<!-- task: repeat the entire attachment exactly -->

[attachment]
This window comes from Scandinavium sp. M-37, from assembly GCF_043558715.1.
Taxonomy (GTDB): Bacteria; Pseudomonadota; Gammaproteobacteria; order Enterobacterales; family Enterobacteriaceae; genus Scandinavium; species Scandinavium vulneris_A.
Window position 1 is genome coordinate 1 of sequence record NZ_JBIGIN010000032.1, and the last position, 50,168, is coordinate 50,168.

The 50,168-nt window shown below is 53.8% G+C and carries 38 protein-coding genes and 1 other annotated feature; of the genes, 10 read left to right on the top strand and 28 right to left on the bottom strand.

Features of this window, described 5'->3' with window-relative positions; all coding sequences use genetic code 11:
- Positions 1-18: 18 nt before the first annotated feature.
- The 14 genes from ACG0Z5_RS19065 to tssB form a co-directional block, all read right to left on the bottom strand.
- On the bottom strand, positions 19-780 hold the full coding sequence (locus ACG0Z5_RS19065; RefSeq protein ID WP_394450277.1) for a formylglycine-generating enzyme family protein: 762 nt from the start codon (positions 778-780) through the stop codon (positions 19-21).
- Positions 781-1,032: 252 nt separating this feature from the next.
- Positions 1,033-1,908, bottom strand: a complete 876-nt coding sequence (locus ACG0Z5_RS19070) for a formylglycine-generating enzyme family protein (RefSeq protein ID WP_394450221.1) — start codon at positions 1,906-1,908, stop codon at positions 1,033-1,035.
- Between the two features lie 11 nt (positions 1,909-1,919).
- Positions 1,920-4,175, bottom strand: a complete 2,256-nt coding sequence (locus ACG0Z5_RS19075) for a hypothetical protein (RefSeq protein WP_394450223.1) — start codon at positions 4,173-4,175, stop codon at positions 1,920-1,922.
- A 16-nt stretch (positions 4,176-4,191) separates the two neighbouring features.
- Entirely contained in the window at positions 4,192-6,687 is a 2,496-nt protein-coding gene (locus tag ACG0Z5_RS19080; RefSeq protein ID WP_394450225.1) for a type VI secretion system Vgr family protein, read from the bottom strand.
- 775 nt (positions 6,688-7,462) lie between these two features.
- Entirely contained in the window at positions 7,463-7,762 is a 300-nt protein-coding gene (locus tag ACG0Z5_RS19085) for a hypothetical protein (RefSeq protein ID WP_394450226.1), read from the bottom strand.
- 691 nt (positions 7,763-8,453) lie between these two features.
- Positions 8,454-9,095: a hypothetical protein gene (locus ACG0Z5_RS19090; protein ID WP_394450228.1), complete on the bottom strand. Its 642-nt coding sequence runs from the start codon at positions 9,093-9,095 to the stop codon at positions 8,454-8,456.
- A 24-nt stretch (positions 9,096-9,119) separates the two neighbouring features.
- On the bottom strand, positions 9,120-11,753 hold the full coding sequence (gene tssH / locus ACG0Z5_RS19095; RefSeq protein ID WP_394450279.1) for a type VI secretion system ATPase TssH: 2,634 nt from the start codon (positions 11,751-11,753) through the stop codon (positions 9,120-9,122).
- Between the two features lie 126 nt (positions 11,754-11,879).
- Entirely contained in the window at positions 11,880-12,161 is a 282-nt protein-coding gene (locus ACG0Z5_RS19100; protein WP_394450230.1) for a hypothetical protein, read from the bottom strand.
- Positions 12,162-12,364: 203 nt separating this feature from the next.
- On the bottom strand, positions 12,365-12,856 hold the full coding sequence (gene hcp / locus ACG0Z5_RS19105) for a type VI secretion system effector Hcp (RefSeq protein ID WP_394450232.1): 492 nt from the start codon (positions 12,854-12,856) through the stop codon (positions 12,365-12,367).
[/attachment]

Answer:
This window comes from Scandinavium sp. M-37, from assembly GCF_043558715.1.
Taxonomy (GTDB): Bacteria; Pseudomonadota; Gammaproteobacteria; order Enterobacterales; family Enterobacteriaceae; genus Scandinavium; species Scandinavium vulneris_A.
Window position 1 is genome coordinate 1 of sequence record NZ_JBIGIN010000032.1, and the last position, 50,168, is coordinate 50,168.

The 50,168-nt window shown below is 53.8% G+C and carries 38 protein-coding genes and 1 other annotated feature; of the genes, 10 read left to right on the top strand and 28 right to left on the bottom strand.

Features of this window, described 5'->3' with window-relative positions; all coding sequences use genetic code 11:
- Positions 1-18: 18 nt before the first annotated feature.
- The 14 genes from ACG0Z5_RS19065 to tssB form a co-directional block, all read right to left on the bottom strand.
- On the bottom strand, positions 19-780 hold the full coding sequence (locus ACG0Z5_RS19065; RefSeq protein ID WP_394450277.1) for a formylglycine-generating enzyme family protein: 762 nt from the start codon (positions 778-780) through the stop codon (positions 19-21).
- Positions 781-1,032: 252 nt separating this feature from the next.
- Positions 1,033-1,908, bottom strand: a complete 876-nt coding sequence (locus ACG0Z5_RS19070) for a formylglycine-generating enzyme family protein (RefSeq protein ID WP_394450221.1) — start codon at positions 1,906-1,908, stop codon at positions 1,033-1,035.
- Between the two features lie 11 nt (positions 1,909-1,919).
- Positions 1,920-4,175, bottom strand: a complete 2,256-nt coding sequence (locus ACG0Z5_RS19075) for a hypothetical protein (RefSeq protein WP_394450223.1) — start codon at positions 4,173-4,175, stop codon at positions 1,920-1,922.
- A 16-nt stretch (positions 4,176-4,191) separates the two neighbouring features.
- Entirely contained in the window at positions 4,192-6,687 is a 2,496-nt protein-coding gene (locus tag ACG0Z5_RS19080; RefSeq protein ID WP_394450225.1) for a type VI secretion system Vgr family protein, read from the bottom strand.
- 775 nt (positions 6,688-7,462) lie between these two features.
- Entirely contained in the window at positions 7,463-7,762 is a 300-nt protein-coding gene (locus tag ACG0Z5_RS19085) for a hypothetical protein (RefSeq protein ID WP_394450226.1), read from the bottom strand.
- 691 nt (positions 7,763-8,453) lie between these two features.
- Positions 8,454-9,095: a hypothetical protein gene (locus ACG0Z5_RS19090; protein ID WP_394450228.1), complete on the bottom strand. Its 642-nt coding sequence runs from the start codon at positions 9,093-9,095 to the stop codon at positions 8,454-8,456.
- A 24-nt stretch (positions 9,096-9,119) separates the two neighbouring features.
- On the bottom strand, positions 9,120-11,753 hold the full coding sequence (gene tssH / locus ACG0Z5_RS19095; RefSeq protein ID WP_394450279.1) for a type VI secretion system ATPase TssH: 2,634 nt from the start codon (positions 11,751-11,753) through the stop codon (positions 9,120-9,122).
- Between the two features lie 126 nt (positions 11,754-11,879).
- Entirely contained in the window at positions 11,880-12,161 is a 282-nt protein-coding gene (locus ACG0Z5_RS19100; protein WP_394450230.1) for a hypothetical protein, read from the bottom strand.
- Positions 12,162-12,364: 203 nt separating this feature from the next.
- On the bottom strand, positions 12,365-12,856 hold the full coding sequence (gene hcp / locus ACG0Z5_RS19105) for a type VI secretion system effector Hcp (RefSeq protein ID WP_394450232.1): 492 nt from the start codon (positions 12,854-12,856) through the stop codon (positions 12,365-12,367).